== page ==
The cherry tomato was initially grown in South America before making its way to gardens in Europe and Israel. During the 20th century, British grocery company Marks & Spencer successfully marketed them. To draw customers, the store owner looked for a fresh way to present canned tomatoes.
Cherry tomatoes are one of the most popular produce items you can find in grocery stores today, and they are now widely used as a snack food or the main ingredient in meals.
Health Benefits of Cherry Tomatoes
Nutrients in cherry tomatoes
They are abundant in vitamin C, which is essential for many bodily processes. Cherry tomatoes can be a vital component of a healthy diet at any time of the year, though the amount of nutrients they contain can vary depending on when you pick them.
For Bone Wellness
Cherry tomatoes include lycopene, which may help maintain bone health, especially in women who are at risk for osteoporosis. According to a study, women who consume tomato-based products experience less bone density loss than those who consume less lycopene.
Prevention of Strokes
Cherry tomatoes, like other varieties of tomatoes, are a fantastic source of lycopene. This substance is beneficial for conditions including inflammation and blood clotting. Your risk of ischemic strokes, which happen when blood clots form and stop blood flow to the brain, may be reduced as a result of these advantages.
prevent prostate cancer
Cherry tomatoes include a number of chemicals that have been linked to a reduced risk of several diseases, including many different types of cancer. According to research, eating more tomatoes and tomato-based products may lower your risk of developing some cancers, including prostate cancer.
Cherry Tomato Preparation Techniques
Cherry tomatoes are available all year round in supermarkets, co-ops, farmer’s markets, and a number of other places. They are also well known for being simple to grow in potted plants or backyard gardens. You’ll be rewarded with a nutritious delicacy you can eat straight from the plant if you expose them to lots of sun and water.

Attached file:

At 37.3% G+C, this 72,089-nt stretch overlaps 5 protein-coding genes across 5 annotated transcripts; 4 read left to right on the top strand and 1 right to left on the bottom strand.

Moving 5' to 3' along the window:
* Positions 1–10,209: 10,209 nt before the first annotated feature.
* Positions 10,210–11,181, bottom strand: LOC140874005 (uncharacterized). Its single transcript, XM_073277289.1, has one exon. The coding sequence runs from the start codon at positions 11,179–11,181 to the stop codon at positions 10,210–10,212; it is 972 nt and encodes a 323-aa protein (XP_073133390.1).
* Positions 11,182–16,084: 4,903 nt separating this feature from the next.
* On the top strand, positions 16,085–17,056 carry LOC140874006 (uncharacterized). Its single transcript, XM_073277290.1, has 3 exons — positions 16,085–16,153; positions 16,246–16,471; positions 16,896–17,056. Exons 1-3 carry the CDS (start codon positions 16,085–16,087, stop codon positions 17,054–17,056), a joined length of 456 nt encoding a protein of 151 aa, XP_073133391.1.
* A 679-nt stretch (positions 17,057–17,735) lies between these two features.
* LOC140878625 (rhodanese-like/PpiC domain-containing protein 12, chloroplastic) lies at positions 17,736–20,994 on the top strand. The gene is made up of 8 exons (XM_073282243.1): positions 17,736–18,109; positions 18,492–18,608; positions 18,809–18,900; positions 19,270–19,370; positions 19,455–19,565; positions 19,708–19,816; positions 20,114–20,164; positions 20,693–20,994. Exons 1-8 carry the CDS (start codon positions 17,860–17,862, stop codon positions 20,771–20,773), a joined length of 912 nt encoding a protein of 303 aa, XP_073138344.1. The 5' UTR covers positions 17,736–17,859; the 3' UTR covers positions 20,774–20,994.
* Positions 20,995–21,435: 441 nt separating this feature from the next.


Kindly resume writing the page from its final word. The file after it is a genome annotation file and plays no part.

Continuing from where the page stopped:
The majority of cherry tomato recipes call for raw tomatoes, although they can also be roasted, sautéed, or steamed. They may have less vitamin C when cooked, but your body may be able to absorb more other antioxidants as a result.
Consider including cherry tomatoes in your diet in one of these ways:
- Cherry tomatoes are really a tasty snack when paired with hummus or spinach dip.
- Include them on a veggie tray along with carrot sticks, celery, and bell pepper slices.
- To a stir fry, add sliced cherry tomatoes.
- Toss them with pasta that has pesto taste along with parmesan cheese and olive oil.
- To make pico de gallo, combine chopped red onion, jalapenos, and cherry tomatoes with lime juice.
- Your preferred cheeses should be included into an omelet with them.
- To a couscous salad, use them together with Feta cheese and lemon juice.
- Fruit salad made with heirloom cherry tomatoes is delicious.
NOTE: You may have acid reflux and other unpleasant digestive side effects if you consume too many cherry tomatoes. Cherry tomato malic acid may be to blame for this.
Additionally, cherry tomatoes are a great source of:
- A vitamin
- C vitamin
- E vitamin